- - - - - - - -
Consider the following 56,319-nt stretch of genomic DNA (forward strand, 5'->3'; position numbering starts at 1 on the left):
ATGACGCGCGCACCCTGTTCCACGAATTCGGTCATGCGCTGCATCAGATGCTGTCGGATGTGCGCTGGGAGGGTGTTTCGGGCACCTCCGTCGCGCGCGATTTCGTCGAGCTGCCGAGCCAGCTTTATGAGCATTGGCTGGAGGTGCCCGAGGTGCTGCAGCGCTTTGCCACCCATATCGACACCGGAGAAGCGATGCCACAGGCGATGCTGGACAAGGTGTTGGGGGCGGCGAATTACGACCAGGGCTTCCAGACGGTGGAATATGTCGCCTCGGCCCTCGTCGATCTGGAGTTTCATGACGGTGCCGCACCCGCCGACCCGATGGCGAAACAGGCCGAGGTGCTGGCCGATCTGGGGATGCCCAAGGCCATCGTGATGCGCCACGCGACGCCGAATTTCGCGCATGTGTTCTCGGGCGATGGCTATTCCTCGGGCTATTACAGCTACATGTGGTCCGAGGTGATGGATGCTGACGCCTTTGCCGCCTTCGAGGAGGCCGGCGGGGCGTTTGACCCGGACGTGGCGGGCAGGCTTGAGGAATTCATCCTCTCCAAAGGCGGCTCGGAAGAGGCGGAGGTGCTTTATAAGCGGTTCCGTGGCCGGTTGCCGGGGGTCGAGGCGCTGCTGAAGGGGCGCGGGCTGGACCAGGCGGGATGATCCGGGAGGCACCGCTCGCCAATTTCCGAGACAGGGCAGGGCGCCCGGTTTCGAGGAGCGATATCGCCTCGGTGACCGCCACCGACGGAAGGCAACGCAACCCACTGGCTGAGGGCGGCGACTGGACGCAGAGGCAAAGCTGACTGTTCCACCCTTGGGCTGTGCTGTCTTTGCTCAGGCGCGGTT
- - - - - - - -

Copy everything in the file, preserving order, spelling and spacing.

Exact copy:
Consider the following 56,319-nt stretch of genomic DNA (forward strand, 5'->3'; position numbering starts at 1 on the left):
ATGACGCGCGCACCCTGTTCCACGAATTCGGTCATGCGCTGCATCAGATGCTGTCGGATGTGCGCTGGGAGGGTGTTTCGGGCACCTCCGTCGCGCGCGATTTCGTCGAGCTGCCGAGCCAGCTTTATGAGCATTGGCTGGAGGTGCCCGAGGTGCTGCAGCGCTTTGCCACCCATATCGACACCGGAGAAGCGATGCCACAGGCGATGCTGGACAAGGTGTTGGGGGCGGCGAATTACGACCAGGGCTTCCAGACGGTGGAATATGTCGCCTCGGCCCTCGTCGATCTGGAGTTTCATGACGGTGCCGCACCCGCCGACCCGATGGCGAAACAGGCCGAGGTGCTGGCCGATCTGGGGATGCCCAAGGCCATCGTGATGCGCCACGCGACGCCGAATTTCGCGCATGTGTTCTCGGGCGATGGCTATTCCTCGGGCTATTACAGCTACATGTGGTCCGAGGTGATGGATGCTGACGCCTTTGCCGCCTTCGAGGAGGCCGGCGGGGCGTTTGACCCGGACGTGGCGGGCAGGCTTGAGGAATTCATCCTCTCCAAAGGCGGCTCGGAAGAGGCGGAGGTGCTTTATAAGCGGTTCCGTGGCCGGTTGCCGGGGGTCGAGGCGCTGCTGAAGGGGCGCGGGCTGGACCAGGCGGGATGATCCGGGAGGCACCGCTCGCCAATTTCCGAGACAGGGCAGGGCGCCCGGTTTCGAGGAGCGATATCGCCTCGGTGACCGCCACCGACGGAAGGCAACGCAACCCACTGGCTGAGGGCGGCGACTGGACGCAGAGGCAAAGCTGACTGTTCCACCCTTGGGCTGTGCTGTCTTTGCTCAGGCGCGGTT